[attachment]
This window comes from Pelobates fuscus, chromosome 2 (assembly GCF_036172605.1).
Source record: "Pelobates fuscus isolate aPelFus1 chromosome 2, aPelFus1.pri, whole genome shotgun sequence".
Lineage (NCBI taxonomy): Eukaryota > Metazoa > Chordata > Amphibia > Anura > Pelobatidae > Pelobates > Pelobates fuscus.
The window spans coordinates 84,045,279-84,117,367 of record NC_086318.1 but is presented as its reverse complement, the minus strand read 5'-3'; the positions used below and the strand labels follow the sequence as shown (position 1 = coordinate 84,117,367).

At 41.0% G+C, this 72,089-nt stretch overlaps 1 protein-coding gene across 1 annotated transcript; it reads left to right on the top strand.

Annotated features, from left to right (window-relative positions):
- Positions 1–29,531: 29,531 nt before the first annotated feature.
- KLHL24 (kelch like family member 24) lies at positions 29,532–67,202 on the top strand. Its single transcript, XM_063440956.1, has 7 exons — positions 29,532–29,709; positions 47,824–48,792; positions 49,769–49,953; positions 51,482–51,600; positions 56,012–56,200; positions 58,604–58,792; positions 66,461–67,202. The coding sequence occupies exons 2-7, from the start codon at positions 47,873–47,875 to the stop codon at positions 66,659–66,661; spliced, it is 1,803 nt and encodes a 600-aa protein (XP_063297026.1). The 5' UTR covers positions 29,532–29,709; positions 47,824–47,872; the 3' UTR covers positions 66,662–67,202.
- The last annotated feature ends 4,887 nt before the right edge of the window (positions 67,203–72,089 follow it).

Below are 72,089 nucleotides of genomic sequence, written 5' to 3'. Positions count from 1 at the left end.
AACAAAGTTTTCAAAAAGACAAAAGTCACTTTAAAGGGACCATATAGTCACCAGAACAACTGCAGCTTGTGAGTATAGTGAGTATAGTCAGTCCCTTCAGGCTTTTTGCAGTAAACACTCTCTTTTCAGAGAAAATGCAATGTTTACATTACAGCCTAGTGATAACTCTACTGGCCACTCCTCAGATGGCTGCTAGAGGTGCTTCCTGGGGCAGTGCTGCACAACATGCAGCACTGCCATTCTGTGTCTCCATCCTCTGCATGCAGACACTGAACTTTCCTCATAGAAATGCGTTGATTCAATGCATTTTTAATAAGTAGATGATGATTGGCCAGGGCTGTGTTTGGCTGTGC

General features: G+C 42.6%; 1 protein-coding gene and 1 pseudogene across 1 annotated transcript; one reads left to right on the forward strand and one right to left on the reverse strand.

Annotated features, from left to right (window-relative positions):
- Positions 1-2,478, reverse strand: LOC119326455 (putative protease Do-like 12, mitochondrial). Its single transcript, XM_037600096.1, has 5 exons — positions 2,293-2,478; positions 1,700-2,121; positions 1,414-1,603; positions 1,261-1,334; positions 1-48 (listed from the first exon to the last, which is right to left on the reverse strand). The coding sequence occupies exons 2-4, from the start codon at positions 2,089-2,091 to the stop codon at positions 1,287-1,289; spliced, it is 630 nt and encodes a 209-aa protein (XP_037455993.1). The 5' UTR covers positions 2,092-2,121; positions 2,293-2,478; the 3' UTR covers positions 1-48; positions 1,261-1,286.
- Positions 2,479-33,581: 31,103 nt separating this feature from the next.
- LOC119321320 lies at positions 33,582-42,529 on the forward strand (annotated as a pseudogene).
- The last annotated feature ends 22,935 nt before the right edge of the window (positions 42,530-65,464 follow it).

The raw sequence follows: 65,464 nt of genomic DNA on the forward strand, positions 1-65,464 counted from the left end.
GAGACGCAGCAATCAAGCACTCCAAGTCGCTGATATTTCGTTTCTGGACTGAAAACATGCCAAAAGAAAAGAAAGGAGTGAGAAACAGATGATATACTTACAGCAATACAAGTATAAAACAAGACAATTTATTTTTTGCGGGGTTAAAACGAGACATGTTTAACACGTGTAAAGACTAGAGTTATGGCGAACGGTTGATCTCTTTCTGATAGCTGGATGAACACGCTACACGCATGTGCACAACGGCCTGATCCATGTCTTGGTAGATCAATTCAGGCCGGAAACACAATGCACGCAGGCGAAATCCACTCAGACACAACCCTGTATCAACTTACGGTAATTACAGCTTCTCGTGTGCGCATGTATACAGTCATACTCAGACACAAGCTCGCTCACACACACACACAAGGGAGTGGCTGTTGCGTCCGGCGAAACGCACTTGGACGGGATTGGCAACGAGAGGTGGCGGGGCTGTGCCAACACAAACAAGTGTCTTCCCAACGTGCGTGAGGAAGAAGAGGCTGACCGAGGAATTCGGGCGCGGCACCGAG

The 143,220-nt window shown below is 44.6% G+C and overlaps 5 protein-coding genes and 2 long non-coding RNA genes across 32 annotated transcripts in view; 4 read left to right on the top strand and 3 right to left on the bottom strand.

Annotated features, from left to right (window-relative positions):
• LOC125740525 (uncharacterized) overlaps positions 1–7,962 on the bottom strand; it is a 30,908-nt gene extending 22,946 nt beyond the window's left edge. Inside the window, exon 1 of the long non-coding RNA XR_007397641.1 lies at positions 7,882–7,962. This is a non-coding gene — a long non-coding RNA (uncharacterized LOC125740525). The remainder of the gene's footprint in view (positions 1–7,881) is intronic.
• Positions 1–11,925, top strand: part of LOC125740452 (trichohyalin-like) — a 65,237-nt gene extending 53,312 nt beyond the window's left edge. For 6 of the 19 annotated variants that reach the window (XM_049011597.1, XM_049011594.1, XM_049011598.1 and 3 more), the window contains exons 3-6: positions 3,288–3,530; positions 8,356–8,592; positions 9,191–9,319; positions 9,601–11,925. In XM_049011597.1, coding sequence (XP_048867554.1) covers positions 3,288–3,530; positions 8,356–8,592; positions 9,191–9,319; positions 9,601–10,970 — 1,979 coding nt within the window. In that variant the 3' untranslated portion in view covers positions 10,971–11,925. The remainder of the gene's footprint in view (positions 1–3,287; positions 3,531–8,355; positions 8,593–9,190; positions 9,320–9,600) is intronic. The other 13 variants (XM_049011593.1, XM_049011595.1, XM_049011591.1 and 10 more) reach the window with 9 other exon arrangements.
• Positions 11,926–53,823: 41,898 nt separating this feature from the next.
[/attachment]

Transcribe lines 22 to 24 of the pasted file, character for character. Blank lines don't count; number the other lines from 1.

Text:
• LOC125740525 (uncharacterized) overlaps positions 1–7,962 on the bottom strand; it is a 30,908-nt gene extending 22,946 nt beyond the window's left edge. Inside the window, exon 1 of the long non-coding RNA XR_007397641.1 lies at positions 7,882–7,962. This is a non-coding gene — a long non-coding RNA (uncharacterized LOC125740525). The remainder of the gene's footprint in view (positions 1–7,881) is intronic.
• Positions 1–11,925, top strand: part of LOC125740452 (trichohyalin-like) — a 65,237-nt gene extending 53,312 nt beyond the window's left edge. For 6 of the 19 annotated variants that reach the window (XM_049011597.1, XM_049011594.1, XM_049011598.1 and 3 more), the window contains exons 3-6: positions 3,288–3,530; positions 8,356–8,592; positions 9,191–9,319; positions 9,601–11,925. In XM_049011597.1, coding sequence (XP_048867554.1) covers positions 3,288–3,530; positions 8,356–8,592; positions 9,191–9,319; positions 9,601–10,970 — 1,979 coding nt within the window. In that variant the 3' untranslated portion in view covers positions 10,971–11,925. The remainder of the gene's footprint in view (positions 1–3,287; positions 3,531–8,355; positions 8,593–9,190; positions 9,320–9,600) is intronic. The other 13 variants (XM_049011593.1, XM_049011595.1, XM_049011591.1 and 10 more) reach the window with 9 other exon arrangements.
• Positions 11,926–53,823: 41,898 nt separating this feature from the next.